How the 2018 Nobel for Physics is making cancer treatment, semiconductor manufacturing and more possible. How laser tech leader Thales helped accelerate sub-atomic particles in centimetres instead of kilometres. And how one led to the other. Read on.
The French Navy is going to use 7 Thales STIR-radars on their frigates for their gun and missile fire control. Five of the radars will be installed at the French frigate program FTI, and two will be placed at the two FREDA-frigates.
How our aviation and aerospace industries are answering the Government’s call for digital transformation
It’s here, the first system to deliver high data-rate communications right into the cockpit, at any point on the globe. So, what's the secret behind FlytLINK? Here’s how the Iridium constellation of low-earth orbit satellites is making more possible. Read on.
In an inauguration ceremony held November 29, Singapore became the third country, after France and Canada, to welcome the Thales Digital Factory.
The oyster beds were almost ready for harvesting when the alert arrived. It read, ‘Take preventive measures to protect the beds from arriving pollution’.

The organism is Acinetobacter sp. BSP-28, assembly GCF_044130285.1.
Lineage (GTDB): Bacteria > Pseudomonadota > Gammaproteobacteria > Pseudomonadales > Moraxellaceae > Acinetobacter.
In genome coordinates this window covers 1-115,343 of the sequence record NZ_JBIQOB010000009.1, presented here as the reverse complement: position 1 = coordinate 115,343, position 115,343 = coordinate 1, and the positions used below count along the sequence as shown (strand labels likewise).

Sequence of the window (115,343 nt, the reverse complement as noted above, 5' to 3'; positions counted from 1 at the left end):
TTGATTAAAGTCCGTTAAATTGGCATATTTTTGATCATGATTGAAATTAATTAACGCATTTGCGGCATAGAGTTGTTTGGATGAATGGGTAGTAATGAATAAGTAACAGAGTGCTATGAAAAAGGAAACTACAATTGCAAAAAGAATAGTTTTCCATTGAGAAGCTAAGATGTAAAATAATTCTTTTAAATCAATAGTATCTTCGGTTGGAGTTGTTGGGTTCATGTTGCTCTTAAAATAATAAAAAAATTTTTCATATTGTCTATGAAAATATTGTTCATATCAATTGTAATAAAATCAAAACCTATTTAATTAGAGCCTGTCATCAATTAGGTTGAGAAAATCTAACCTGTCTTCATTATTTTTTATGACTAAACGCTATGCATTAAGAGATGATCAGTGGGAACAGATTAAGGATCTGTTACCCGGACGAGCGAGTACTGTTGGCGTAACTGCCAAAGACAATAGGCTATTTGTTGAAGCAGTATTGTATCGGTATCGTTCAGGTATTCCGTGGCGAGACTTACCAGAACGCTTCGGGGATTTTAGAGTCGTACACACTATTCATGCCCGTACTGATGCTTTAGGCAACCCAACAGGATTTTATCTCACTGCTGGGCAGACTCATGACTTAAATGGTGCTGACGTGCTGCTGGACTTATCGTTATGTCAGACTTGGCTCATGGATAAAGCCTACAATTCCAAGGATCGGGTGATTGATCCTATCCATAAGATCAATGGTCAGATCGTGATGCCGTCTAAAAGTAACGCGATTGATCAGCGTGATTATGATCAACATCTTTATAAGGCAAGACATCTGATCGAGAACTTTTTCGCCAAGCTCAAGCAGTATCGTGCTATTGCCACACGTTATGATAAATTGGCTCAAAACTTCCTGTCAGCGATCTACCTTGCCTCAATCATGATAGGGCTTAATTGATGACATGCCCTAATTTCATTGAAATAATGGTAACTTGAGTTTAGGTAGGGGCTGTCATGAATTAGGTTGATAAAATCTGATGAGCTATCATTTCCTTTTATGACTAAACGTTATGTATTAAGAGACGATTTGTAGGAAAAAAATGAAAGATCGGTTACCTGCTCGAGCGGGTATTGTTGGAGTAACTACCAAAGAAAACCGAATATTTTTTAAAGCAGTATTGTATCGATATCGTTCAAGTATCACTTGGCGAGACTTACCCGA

“Without a decisive naval force, we can do nothing definitive, and, with it, everything honourable and glorious.”
George Washington wrote those words to his brother in arms the Marquis de Lafayette in 1781, the middle of the American Revolutionary War.
The International Air Transport Association (IATA) expects 7.8 billion passengers to travel by 2036, a near doubling of the 4 billion air travelers in 2017. The competition to attract passengers is fierce, and the need for innovation and differentiation is stronger than ever.
Before we realize it, military battles will be fought by a single unified combat machine composed of soldiers, vehicles, and sensors, all operating in complete synergy and in real time. Battlefield decision-making time will be reduced to seconds, giving a critical on-the-ground tactical advantage over the adversary.
For a long time, progress in avionics has been a one-way street. Throughout the 20th century, military aircraft and their crews were the primary beneficiaries of the most disruptive R&D and innovation. Innovations then adapted to the needs of commercial flights.